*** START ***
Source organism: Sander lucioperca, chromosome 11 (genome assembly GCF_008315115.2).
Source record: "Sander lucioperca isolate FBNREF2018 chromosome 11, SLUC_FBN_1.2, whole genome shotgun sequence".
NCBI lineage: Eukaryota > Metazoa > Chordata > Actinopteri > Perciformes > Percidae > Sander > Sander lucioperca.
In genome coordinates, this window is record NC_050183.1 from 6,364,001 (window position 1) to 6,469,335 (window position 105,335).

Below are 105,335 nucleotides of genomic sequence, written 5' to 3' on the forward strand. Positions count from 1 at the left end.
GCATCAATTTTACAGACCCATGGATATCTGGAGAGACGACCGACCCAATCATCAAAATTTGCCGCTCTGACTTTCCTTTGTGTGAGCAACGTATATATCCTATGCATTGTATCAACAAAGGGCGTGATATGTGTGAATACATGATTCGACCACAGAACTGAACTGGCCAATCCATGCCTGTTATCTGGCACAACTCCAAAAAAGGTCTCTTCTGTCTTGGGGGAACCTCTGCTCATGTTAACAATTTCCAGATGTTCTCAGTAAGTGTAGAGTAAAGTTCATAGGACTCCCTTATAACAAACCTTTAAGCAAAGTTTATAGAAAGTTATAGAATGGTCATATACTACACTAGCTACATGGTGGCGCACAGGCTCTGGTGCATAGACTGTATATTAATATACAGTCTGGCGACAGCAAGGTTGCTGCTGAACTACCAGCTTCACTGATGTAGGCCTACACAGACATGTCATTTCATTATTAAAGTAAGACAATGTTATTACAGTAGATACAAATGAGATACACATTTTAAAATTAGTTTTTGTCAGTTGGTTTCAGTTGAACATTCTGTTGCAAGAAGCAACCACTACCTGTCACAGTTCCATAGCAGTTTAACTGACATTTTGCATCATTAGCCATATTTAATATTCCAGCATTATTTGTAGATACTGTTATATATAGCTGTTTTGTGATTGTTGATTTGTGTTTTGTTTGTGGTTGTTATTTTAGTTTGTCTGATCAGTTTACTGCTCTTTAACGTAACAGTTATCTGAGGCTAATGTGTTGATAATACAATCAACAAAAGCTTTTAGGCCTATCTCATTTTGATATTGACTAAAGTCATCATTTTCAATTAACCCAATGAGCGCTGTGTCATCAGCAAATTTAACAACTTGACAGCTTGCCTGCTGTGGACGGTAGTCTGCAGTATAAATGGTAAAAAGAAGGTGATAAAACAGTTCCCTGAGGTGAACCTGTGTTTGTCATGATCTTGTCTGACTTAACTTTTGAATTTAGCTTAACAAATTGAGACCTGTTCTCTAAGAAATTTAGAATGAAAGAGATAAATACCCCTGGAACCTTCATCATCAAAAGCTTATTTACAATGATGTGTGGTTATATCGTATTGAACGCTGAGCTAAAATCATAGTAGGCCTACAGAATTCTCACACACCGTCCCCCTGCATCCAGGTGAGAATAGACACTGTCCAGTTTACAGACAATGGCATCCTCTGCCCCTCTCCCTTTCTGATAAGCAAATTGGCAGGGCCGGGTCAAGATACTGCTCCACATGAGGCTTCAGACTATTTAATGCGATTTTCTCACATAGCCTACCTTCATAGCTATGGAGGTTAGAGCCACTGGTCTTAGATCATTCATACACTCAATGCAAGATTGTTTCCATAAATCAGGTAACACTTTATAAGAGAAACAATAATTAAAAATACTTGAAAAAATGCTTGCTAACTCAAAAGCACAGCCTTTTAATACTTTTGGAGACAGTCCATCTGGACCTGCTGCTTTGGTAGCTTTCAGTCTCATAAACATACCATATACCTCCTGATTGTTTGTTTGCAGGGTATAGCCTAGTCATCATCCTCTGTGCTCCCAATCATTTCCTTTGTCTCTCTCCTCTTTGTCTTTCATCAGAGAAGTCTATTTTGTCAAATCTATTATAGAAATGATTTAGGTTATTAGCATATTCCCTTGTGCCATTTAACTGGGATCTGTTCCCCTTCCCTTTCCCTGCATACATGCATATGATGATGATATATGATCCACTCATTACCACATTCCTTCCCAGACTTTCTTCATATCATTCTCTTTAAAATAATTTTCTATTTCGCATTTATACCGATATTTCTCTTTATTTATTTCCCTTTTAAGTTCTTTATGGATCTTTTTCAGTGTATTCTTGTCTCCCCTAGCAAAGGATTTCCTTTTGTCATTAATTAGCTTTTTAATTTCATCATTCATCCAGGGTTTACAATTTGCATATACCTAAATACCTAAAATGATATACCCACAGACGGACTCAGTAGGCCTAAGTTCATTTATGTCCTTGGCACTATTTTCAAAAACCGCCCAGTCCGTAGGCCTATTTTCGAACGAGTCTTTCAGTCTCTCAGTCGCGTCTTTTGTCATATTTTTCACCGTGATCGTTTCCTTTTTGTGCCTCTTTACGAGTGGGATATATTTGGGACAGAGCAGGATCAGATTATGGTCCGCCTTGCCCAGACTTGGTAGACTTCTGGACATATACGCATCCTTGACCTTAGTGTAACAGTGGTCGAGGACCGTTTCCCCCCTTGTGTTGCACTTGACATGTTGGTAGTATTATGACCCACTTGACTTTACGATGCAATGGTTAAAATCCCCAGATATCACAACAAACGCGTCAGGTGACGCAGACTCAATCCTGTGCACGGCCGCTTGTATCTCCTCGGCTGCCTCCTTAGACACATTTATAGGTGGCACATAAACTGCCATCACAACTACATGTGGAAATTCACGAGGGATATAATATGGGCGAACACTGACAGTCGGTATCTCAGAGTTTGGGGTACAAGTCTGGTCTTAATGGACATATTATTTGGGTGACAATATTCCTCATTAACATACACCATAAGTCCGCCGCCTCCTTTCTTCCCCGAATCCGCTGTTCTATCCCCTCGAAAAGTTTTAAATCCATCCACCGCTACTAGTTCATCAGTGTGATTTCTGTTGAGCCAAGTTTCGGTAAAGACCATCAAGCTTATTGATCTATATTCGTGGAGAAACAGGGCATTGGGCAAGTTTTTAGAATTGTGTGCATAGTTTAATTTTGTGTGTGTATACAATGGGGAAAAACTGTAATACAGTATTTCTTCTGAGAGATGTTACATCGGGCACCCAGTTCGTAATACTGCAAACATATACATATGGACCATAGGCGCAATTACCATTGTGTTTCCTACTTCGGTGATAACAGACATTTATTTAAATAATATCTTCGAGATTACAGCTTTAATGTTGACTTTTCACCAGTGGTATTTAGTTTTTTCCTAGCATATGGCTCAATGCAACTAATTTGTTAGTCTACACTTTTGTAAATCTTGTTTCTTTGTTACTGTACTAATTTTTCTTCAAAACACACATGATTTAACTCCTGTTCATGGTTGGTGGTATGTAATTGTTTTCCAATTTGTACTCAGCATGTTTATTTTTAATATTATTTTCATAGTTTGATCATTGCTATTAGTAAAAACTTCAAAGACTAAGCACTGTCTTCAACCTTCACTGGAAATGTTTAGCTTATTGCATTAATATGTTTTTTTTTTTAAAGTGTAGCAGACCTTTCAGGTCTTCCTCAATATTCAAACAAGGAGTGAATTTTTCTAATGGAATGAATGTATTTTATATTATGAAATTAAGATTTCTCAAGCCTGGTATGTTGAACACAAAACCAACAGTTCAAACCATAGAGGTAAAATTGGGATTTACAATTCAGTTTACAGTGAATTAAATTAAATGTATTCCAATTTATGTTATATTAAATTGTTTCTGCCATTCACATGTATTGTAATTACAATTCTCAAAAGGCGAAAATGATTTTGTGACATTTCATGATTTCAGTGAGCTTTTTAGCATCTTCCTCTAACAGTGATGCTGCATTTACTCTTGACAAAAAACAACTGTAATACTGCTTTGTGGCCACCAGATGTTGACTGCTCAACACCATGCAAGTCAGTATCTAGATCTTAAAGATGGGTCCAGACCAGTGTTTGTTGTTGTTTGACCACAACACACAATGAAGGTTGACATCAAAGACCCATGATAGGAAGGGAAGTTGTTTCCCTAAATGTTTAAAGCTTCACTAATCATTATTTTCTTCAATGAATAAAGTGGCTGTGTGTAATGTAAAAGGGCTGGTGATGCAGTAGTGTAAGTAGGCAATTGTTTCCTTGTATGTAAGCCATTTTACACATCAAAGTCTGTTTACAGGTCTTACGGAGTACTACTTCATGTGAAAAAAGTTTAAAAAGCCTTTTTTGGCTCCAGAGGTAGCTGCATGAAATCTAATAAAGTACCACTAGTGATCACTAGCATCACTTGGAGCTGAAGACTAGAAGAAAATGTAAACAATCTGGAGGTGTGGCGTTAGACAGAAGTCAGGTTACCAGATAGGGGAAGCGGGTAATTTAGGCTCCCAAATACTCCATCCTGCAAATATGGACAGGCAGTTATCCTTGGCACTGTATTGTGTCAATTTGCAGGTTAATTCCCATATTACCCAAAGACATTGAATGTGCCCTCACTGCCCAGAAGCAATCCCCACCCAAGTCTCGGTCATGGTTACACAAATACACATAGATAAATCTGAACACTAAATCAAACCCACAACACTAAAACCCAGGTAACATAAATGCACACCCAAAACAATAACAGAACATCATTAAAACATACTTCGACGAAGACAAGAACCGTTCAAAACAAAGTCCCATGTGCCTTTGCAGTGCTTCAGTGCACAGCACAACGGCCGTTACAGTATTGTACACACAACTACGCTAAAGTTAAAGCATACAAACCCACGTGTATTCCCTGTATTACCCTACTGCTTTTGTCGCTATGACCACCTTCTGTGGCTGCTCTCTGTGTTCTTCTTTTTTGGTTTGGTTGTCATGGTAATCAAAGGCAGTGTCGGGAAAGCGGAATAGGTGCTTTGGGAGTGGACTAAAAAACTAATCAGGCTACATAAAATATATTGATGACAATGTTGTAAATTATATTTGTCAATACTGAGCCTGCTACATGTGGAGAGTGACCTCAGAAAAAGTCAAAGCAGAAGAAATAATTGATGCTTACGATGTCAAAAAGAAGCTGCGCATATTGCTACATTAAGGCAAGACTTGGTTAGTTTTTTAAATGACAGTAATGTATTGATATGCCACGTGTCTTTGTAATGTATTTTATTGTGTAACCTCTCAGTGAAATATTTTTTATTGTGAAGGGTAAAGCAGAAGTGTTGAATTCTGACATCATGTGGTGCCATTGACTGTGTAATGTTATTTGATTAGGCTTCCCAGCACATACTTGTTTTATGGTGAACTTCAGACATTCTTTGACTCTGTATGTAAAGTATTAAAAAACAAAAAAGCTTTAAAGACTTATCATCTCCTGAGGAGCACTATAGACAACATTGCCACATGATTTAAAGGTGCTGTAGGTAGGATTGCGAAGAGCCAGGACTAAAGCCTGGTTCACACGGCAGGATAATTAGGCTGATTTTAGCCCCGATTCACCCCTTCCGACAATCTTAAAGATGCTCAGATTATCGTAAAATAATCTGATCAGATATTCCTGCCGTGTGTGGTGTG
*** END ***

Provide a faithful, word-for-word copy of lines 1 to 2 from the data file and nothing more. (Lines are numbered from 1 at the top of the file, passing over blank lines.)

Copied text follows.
Source organism: Sander lucioperca, chromosome 11 (genome assembly GCF_008315115.2).
Source record: "Sander lucioperca isolate FBNREF2018 chromosome 11, SLUC_FBN_1.2, whole genome shotgun sequence".